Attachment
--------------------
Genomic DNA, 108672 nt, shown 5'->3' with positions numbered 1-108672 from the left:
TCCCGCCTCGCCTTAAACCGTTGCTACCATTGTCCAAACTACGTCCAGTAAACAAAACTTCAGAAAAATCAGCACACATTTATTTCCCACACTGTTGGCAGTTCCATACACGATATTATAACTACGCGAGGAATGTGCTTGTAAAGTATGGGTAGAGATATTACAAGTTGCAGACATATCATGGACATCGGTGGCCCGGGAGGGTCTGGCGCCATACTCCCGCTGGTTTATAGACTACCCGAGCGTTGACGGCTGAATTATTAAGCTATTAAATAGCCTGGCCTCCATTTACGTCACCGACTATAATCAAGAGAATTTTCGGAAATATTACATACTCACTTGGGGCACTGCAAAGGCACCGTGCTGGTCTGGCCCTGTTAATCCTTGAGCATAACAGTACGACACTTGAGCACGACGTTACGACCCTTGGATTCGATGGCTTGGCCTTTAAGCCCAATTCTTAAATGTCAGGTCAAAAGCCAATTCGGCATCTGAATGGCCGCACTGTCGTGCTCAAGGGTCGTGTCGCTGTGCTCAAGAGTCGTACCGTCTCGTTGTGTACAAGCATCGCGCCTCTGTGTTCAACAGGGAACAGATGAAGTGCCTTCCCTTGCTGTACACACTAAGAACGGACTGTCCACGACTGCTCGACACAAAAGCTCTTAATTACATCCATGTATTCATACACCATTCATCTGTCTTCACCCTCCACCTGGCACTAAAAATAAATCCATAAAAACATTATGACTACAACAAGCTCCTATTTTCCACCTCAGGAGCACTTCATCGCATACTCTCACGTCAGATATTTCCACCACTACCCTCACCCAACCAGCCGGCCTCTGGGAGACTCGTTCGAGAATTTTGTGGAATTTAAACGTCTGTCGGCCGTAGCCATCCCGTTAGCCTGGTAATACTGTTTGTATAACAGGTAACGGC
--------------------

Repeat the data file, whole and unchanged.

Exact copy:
Genomic DNA, 108672 nt, shown 5'->3' with positions numbered 1-108672 from the left:
TCCCGCCTCGCCTTAAACCGTTGCTACCATTGTCCAAACTACGTCCAGTAAACAAAACTTCAGAAAAATCAGCACACATTTATTTCCCACACTGTTGGCAGTTCCATACACGATATTATAACTACGCGAGGAATGTGCTTGTAAAGTATGGGTAGAGATATTACAAGTTGCAGACATATCATGGACATCGGTGGCCCGGGAGGGTCTGGCGCCATACTCCCGCTGGTTTATAGACTACCCGAGCGTTGACGGCTGAATTATTAAGCTATTAAATAGCCTGGCCTCCATTTACGTCACCGACTATAATCAAGAGAATTTTCGGAAATATTACATACTCACTTGGGGCACTGCAAAGGCACCGTGCTGGTCTGGCCCTGTTAATCCTTGAGCATAACAGTACGACACTTGAGCACGACGTTACGACCCTTGGATTCGATGGCTTGGCCTTTAAGCCCAATTCTTAAATGTCAGGTCAAAAGCCAATTCGGCATCTGAATGGCCGCACTGTCGTGCTCAAGGGTCGTGTCGCTGTGCTCAAGAGTCGTACCGTCTCGTTGTGTACAAGCATCGCGCCTCTGTGTTCAACAGGGAACAGATGAAGTGCCTTCCCTTGCTGTACACACTAAGAACGGACTGTCCACGACTGCTCGACACAAAAGCTCTTAATTACATCCATGTATTCATACACCATTCATCTGTCTTCACCCTCCACCTGGCACTAAAAATAAATCCATAAAAACATTATGACTACAACAAGCTCCTATTTTCCACCTCAGGAGCACTTCATCGCATACTCTCACGTCAGATATTTCCACCACTACCCTCACCCAACCAGCCGGCCTCTGGGAGACTCGTTCGAGAATTTTGTGGAATTTAAACGTCTGTCGGCCGTAGCCATCCCGTTAGCCTGGTAATACTGTTTGTATAACAGGTAACGGC